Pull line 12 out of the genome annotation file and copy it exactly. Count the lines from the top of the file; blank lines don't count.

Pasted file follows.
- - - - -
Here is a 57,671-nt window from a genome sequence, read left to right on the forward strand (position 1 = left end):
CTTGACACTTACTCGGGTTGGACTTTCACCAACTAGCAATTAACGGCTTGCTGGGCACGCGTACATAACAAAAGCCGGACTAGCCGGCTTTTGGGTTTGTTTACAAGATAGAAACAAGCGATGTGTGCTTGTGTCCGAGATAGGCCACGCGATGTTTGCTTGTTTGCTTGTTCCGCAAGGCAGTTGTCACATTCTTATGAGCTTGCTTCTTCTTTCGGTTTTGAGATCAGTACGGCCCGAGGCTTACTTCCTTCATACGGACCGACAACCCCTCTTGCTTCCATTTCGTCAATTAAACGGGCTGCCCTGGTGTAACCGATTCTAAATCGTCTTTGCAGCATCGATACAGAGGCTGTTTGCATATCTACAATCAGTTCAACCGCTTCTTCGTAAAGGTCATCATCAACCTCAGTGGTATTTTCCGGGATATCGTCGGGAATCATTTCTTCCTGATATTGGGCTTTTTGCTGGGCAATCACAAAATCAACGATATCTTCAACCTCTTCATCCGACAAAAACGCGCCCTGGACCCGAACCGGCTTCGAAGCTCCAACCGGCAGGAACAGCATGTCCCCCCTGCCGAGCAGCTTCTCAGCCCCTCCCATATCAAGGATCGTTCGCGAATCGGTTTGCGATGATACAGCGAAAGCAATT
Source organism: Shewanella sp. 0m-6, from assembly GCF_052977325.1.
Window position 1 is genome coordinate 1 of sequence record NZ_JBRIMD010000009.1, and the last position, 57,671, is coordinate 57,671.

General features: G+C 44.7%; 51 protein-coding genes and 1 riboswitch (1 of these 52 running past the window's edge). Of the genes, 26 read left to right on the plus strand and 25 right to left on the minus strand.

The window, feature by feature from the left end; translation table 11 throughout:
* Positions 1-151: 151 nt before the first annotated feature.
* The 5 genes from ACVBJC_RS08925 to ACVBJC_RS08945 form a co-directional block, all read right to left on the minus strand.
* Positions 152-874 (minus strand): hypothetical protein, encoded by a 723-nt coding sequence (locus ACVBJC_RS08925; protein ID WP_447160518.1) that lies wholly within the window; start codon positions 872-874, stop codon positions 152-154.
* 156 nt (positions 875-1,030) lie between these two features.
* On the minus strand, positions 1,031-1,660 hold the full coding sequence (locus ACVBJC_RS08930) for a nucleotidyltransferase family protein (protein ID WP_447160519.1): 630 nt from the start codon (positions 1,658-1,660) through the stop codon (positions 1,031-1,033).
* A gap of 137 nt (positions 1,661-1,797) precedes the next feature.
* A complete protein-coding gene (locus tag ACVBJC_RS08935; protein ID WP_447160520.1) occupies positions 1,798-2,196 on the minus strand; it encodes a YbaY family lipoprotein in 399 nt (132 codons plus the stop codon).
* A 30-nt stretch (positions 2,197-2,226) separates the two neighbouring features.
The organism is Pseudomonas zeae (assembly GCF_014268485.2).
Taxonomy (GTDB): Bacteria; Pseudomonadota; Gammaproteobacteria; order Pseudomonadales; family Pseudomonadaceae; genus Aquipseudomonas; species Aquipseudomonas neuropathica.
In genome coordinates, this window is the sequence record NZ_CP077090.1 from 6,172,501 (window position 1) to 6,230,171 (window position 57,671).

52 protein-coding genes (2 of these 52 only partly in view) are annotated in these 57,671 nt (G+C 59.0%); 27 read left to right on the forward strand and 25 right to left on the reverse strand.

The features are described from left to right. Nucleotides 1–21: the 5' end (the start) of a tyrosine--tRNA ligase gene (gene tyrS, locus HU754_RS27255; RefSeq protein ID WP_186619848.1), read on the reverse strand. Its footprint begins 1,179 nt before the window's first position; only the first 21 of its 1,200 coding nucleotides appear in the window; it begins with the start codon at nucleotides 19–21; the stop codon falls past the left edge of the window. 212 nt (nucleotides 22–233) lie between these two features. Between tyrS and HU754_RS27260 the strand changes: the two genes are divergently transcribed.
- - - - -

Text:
* A gap of 137 nt (positions 1,661-1,797) precedes the next feature.